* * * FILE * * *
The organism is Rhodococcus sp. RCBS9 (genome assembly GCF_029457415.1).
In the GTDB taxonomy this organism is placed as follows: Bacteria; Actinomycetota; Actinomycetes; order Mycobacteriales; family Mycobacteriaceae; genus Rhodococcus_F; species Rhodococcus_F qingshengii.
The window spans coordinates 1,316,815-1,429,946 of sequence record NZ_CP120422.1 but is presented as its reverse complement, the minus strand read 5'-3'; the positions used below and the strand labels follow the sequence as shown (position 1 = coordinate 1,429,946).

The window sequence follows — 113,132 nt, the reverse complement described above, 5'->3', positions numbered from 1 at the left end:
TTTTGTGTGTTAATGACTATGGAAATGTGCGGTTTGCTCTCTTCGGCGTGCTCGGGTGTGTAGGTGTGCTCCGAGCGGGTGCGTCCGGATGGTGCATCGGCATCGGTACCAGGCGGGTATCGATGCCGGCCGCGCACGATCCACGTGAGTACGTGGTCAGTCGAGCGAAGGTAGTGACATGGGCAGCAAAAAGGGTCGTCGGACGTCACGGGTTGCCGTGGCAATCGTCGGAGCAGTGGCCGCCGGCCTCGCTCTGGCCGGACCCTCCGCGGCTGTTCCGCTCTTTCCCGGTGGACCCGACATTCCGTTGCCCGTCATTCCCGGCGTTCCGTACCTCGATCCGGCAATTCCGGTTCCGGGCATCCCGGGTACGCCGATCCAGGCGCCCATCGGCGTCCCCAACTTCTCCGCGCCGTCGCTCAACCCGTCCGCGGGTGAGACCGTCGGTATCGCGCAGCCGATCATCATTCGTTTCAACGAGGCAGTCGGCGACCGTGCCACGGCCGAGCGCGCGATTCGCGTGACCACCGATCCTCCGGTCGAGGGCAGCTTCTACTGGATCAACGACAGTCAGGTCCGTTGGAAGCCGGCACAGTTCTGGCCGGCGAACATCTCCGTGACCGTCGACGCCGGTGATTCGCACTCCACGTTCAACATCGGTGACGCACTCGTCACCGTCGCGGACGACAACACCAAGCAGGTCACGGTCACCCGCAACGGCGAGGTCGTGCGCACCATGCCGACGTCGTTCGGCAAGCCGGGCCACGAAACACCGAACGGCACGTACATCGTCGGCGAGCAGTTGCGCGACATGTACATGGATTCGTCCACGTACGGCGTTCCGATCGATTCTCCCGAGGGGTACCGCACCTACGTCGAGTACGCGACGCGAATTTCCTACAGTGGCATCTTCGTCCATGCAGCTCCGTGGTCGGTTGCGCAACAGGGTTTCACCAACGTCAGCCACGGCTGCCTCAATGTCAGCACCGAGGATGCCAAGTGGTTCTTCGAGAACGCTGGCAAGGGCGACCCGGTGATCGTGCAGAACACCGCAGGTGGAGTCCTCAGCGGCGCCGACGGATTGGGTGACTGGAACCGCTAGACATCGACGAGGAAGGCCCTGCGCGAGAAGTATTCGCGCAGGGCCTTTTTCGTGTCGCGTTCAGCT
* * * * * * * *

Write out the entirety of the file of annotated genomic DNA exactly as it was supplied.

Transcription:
The organism is Rhodococcus sp. RCBS9 (genome assembly GCF_029457415.1).
In the GTDB taxonomy this organism is placed as follows: Bacteria; Actinomycetota; Actinomycetes; order Mycobacteriales; family Mycobacteriaceae; genus Rhodococcus_F; species Rhodococcus_F qingshengii.
The window spans coordinates 1,316,815-1,429,946 of sequence record NZ_CP120422.1 but is presented as its reverse complement, the minus strand read 5'-3'; the positions used below and the strand labels follow the sequence as shown (position 1 = coordinate 1,429,946).

The window sequence follows — 113,132 nt, the reverse complement described above, 5'->3', positions numbered from 1 at the left end:
TTTTGTGTGTTAATGACTATGGAAATGTGCGGTTTGCTCTCTTCGGCGTGCTCGGGTGTGTAGGTGTGCTCCGAGCGGGTGCGTCCGGATGGTGCATCGGCATCGGTACCAGGCGGGTATCGATGCCGGCCGCGCACGATCCACGTGAGTACGTGGTCAGTCGAGCGAAGGTAGTGACATGGGCAGCAAAAAGGGTCGTCGGACGTCACGGGTTGCCGTGGCAATCGTCGGAGCAGTGGCCGCCGGCCTCGCTCTGGCCGGACCCTCCGCGGCTGTTCCGCTCTTTCCCGGTGGACCCGACATTCCGTTGCCCGTCATTCCCGGCGTTCCGTACCTCGATCCGGCAATTCCGGTTCCGGGCATCCCGGGTACGCCGATCCAGGCGCCCATCGGCGTCCCCAACTTCTCCGCGCCGTCGCTCAACCCGTCCGCGGGTGAGACCGTCGGTATCGCGCAGCCGATCATCATTCGTTTCAACGAGGCAGTCGGCGACCGTGCCACGGCCGAGCGCGCGATTCGCGTGACCACCGATCCTCCGGTCGAGGGCAGCTTCTACTGGATCAACGACAGTCAGGTCCGTTGGAAGCCGGCACAGTTCTGGCCGGCGAACATCTCCGTGACCGTCGACGCCGGTGATTCGCACTCCACGTTCAACATCGGTGACGCACTCGTCACCGTCGCGGACGACAACACCAAGCAGGTCACGGTCACCCGCAACGGCGAGGTCGTGCGCACCATGCCGACGTCGTTCGGCAAGCCGGGCCACGAAACACCGAACGGCACGTACATCGTCGGCGAGCAGTTGCGCGACATGTACATGGATTCGTCCACGTACGGCGTTCCGATCGATTCTCCCGAGGGGTACCGCACCTACGTCGAGTACGCGACGCGAATTTCCTACAGTGGCATCTTCGTCCATGCAGCTCCGTGGTCGGTTGCGCAACAGGGTTTCACCAACGTCAGCCACGGCTGCCTCAATGTCAGCACCGAGGATGCCAAGTGGTTCTTCGAGAACGCTGGCAAGGGCGACCCGGTGATCGTGCAGAACACCGCAGGTGGAGTCCTCAGCGGCGCCGACGGATTGGGTGACTGGAACCGCTAGACATCGACGAGGAAGGCCCTGCGCGAGAAGTATTCGCGCAGGGCCTTTTTCGTGTCGCGTTCAGCT